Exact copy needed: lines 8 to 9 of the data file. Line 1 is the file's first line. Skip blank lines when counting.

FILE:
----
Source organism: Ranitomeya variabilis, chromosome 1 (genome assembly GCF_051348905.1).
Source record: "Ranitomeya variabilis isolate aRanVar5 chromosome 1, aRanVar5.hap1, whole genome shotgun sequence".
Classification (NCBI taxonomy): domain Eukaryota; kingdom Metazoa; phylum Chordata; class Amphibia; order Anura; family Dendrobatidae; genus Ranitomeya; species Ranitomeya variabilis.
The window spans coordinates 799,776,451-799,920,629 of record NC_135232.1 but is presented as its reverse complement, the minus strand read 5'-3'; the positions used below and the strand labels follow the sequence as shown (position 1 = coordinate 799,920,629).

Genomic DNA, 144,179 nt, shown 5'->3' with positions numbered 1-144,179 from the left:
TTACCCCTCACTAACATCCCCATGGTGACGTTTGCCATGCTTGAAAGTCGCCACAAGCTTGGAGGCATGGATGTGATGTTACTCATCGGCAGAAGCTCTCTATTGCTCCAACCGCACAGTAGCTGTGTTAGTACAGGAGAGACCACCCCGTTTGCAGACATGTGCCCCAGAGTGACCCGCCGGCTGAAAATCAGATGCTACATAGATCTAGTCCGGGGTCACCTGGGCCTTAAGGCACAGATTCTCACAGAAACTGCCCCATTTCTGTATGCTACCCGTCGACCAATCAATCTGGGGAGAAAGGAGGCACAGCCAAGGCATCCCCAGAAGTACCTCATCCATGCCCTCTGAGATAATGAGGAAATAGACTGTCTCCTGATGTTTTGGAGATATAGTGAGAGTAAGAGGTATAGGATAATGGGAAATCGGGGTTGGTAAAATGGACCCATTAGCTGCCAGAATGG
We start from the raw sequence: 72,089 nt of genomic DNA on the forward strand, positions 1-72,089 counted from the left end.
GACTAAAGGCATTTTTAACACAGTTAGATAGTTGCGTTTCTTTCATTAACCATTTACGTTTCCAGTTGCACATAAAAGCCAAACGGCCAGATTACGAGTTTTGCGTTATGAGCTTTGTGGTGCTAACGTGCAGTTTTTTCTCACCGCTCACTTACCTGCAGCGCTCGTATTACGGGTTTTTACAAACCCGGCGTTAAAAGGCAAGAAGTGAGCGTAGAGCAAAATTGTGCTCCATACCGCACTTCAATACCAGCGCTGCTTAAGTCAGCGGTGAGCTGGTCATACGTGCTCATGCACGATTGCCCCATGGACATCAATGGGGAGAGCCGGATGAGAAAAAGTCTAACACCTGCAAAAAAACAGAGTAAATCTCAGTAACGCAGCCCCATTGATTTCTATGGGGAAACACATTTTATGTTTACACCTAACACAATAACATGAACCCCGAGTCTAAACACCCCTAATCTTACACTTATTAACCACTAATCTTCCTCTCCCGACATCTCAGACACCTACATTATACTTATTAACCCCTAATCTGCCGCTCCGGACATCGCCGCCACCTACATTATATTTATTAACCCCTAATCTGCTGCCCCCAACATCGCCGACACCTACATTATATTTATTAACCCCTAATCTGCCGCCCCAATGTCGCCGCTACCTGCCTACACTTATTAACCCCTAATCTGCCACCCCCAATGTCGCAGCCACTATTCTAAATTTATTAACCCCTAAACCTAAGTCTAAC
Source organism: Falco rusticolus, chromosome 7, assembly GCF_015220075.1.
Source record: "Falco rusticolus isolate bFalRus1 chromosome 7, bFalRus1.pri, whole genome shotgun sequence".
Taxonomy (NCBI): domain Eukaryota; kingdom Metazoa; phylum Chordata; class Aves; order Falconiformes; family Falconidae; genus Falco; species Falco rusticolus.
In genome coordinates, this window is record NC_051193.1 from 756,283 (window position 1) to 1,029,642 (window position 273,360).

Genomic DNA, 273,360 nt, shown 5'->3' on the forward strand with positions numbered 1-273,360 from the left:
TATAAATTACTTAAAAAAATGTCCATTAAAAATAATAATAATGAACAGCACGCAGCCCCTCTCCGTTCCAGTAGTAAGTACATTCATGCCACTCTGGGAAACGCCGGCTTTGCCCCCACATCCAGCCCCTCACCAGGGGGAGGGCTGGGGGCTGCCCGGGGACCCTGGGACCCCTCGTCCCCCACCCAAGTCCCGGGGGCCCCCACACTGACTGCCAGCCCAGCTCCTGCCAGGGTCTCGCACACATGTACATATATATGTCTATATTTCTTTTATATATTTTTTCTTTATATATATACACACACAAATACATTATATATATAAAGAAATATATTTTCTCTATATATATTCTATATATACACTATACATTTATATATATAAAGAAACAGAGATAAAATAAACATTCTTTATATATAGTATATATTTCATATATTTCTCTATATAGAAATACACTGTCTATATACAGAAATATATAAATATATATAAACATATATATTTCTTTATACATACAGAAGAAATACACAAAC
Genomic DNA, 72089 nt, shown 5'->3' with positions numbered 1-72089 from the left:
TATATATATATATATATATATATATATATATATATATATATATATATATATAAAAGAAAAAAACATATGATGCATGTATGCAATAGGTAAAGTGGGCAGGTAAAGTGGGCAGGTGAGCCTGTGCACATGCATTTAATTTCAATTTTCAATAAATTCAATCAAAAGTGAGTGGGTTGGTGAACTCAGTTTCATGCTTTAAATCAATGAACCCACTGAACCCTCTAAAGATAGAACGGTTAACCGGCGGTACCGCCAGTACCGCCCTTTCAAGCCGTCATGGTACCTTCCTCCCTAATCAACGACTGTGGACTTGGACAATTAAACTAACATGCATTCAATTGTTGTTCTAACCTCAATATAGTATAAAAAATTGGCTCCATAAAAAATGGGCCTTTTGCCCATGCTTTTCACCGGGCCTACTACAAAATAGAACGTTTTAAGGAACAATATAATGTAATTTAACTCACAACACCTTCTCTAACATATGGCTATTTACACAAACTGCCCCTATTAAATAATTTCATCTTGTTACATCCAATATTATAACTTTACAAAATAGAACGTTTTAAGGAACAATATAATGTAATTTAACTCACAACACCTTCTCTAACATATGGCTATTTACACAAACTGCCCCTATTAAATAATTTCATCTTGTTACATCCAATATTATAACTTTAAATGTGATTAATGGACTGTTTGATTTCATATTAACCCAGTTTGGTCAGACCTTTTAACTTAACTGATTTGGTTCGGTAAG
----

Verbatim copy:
GACTAAAGGCATTTTTAACACAGTTAGATAGTTGCGTTTCTTTCATTAACCATTTACGTTTCCAGTTGCACATAAAAGCCAAACGGCCAGATTACGAGTTTTGCGTTATGAGCTTTGTGGTGCTAACGTGCAGTTTTTTCTCACCGCTCACTTACCTGCAGCGCTCGTATTACGGGTTTTTACAAACCCGGCGTTAAAAGGCAAGAAGTGAGCGTAGAGCAAAATTGTGCTCCATACCGCACTTCAATACCAGCGCTGCTTAAGTCAGCGGTGAGCTGGTCATACGTGCTCATGCACGATTGCCCCATGGACATCAATGGGGAGAGCCGGATGAGAAAAAGTCTAACACCTGCAAAAAAACAGAGTAAATCTCAGTAACGCAGCCCCATTGATTTCTATGGGGAAACACATTTTATGTTTACACCTAACACAATAACATGAACCCCGAGTCTAAACACCCCTAATCTTACACTTATTAACCACTAATCTTCCTCTCCCGACATCTCAGACACCTACATTATACTTATTAACCCCTAATCTGCCGCTCCGGACATCGCCGCCACCTACATTATATTTATTAACCCCTAATCTGCTGCCCCCAACATCGCCGACACCTACATTATATTTATTAACCCCTAATCTGCCGCCCCAATGTCGCCGCTACCTGCCTACACTTATTAACCCCTAATCTGCCACCCCCAATGTCGCAGCCACTATTCTAAATTTATTAACCCCTAAACCTAAGTCTAAC
Source organism: Falco rusticolus, chromosome 7, assembly GCF_015220075.1.